Objective: To determine the prevalence of in vitro resistance to metronidazole among unselected isolates of Trichomonas vaginalis and correlate in vitro findings with response to metronidazole therapy.
Study design: Vaginal fluid from women attending a gynecology clinic at an urban hospital was cultured, isolates were tested for in vitro resistance to metronidazole, and these results were correlated with therapeutic outcome.
Results: Among 911 women, T vaginalis was detected by culture in 82 (9.0%). Of the 82 isolates, 2 (2.4%; 95% CI, 0.3-8.5%) had low-level in vitro resistance (minimum lethal concentration, 50 micrograms/mL). Women with positive wet mount examinations were treated with metronidazole, 2 g, once and asked to return in one week. Of the 42 infected women agreeing to return for a repeat examination and culture, 26 (61.9%) did, and all (including one woman with a resistant isolate) were cured.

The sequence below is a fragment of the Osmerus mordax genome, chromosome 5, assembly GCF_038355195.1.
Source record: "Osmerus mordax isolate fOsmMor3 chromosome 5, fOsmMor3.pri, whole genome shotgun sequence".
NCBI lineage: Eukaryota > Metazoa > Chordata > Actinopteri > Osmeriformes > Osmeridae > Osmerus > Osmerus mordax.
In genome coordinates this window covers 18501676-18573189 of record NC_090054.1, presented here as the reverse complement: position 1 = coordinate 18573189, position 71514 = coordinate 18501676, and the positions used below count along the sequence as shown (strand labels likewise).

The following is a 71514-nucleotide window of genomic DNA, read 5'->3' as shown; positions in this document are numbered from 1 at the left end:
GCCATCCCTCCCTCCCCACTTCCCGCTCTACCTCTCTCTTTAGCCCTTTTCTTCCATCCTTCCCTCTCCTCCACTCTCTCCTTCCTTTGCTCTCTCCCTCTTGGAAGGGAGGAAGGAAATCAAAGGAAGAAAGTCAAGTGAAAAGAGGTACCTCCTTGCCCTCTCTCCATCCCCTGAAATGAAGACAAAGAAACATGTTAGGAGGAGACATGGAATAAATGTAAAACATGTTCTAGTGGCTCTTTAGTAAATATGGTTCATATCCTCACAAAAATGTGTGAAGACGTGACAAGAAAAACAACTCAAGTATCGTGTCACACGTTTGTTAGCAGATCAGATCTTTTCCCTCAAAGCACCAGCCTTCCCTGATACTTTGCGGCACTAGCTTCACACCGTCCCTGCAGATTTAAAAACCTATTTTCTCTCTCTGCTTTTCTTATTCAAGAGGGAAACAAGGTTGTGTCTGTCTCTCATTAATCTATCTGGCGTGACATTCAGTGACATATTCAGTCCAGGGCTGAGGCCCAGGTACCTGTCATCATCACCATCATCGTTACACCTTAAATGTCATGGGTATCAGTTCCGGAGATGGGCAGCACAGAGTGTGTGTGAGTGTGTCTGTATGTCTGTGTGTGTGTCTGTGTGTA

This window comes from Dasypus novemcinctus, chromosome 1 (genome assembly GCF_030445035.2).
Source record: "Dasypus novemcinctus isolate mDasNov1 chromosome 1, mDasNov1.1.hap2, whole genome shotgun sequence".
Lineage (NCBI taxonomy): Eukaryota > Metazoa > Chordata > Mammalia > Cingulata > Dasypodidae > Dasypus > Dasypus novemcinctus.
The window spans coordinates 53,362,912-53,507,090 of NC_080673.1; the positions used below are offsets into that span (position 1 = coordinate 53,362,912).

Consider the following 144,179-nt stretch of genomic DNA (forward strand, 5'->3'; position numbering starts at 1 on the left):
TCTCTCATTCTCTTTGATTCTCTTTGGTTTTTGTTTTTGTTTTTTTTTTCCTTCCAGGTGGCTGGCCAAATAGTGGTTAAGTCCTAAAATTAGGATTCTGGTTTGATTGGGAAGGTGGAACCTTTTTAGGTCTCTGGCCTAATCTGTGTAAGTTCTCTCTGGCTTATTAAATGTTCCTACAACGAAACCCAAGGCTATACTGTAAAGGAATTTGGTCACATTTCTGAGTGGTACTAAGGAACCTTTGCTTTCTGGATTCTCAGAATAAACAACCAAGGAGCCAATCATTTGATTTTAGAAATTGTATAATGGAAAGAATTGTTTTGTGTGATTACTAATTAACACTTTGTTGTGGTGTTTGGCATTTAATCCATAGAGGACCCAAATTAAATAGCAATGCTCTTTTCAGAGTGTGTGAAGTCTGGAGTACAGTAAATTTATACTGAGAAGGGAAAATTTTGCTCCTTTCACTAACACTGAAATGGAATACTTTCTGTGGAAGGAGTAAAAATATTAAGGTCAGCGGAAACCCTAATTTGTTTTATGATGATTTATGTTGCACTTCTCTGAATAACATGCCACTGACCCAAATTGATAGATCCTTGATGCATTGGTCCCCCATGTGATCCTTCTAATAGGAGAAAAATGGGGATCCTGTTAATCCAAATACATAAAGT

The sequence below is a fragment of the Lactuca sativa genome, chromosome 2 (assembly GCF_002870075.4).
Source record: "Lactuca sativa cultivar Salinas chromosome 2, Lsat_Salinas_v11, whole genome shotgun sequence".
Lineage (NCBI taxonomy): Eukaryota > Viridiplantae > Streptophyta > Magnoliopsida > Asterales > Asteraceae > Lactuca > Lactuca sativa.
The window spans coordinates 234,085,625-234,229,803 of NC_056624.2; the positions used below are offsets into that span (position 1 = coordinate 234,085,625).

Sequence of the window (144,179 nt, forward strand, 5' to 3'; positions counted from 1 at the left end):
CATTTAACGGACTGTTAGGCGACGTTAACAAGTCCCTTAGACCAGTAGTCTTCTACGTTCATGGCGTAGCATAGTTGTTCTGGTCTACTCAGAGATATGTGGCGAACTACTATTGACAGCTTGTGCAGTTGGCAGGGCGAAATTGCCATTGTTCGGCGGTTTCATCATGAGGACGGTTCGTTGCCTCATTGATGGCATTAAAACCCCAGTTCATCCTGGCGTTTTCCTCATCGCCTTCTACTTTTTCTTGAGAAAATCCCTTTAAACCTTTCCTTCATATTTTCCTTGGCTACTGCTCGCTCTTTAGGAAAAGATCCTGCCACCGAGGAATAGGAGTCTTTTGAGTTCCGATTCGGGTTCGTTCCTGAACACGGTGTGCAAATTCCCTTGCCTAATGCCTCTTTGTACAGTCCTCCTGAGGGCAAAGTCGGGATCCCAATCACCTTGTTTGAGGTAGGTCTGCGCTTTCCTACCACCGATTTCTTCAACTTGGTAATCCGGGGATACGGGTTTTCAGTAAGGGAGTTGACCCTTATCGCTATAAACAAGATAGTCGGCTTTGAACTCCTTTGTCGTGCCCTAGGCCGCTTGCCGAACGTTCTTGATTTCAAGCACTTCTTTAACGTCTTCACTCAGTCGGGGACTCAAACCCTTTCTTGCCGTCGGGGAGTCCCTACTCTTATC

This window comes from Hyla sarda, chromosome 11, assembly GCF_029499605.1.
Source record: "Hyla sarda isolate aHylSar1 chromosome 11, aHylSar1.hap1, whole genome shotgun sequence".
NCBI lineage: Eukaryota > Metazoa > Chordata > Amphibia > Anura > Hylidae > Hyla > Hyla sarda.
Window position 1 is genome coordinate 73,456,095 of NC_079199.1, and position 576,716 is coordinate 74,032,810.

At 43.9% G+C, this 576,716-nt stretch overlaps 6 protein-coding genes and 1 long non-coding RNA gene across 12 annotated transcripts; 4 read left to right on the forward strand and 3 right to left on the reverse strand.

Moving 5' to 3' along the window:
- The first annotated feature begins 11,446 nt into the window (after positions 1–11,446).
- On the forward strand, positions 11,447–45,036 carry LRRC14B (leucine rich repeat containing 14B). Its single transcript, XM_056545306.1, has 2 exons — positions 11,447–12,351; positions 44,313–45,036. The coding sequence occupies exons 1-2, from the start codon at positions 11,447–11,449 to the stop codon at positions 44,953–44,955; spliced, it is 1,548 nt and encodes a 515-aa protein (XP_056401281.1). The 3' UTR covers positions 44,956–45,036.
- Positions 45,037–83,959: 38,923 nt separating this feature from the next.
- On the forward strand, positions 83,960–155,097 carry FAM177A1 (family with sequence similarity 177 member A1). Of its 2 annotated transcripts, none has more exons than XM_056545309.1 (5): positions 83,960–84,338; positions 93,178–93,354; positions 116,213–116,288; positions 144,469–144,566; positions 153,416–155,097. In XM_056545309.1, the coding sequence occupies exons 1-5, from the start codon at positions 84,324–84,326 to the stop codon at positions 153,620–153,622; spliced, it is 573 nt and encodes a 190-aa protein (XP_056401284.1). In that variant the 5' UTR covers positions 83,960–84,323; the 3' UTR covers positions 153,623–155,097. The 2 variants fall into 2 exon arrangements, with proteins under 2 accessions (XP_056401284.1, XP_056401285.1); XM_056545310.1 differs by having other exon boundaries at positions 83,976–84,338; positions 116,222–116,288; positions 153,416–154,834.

Conclusion: Isolates of T vaginalis resistant to metronidazole occur widely throughout the United States. Although the in vitro susceptibility of T vaginalis to metronidazole has been very poorly studied, our study is consistent with a decade-old prevalence estimate of in vitro resistance (5%), and suggests that high-level resistance is uncommon. This study confirmed, in the absence of reinfection, the continuing clinical effectiveness of single-dose metronidazole for the large majority of trichomoniasis cases.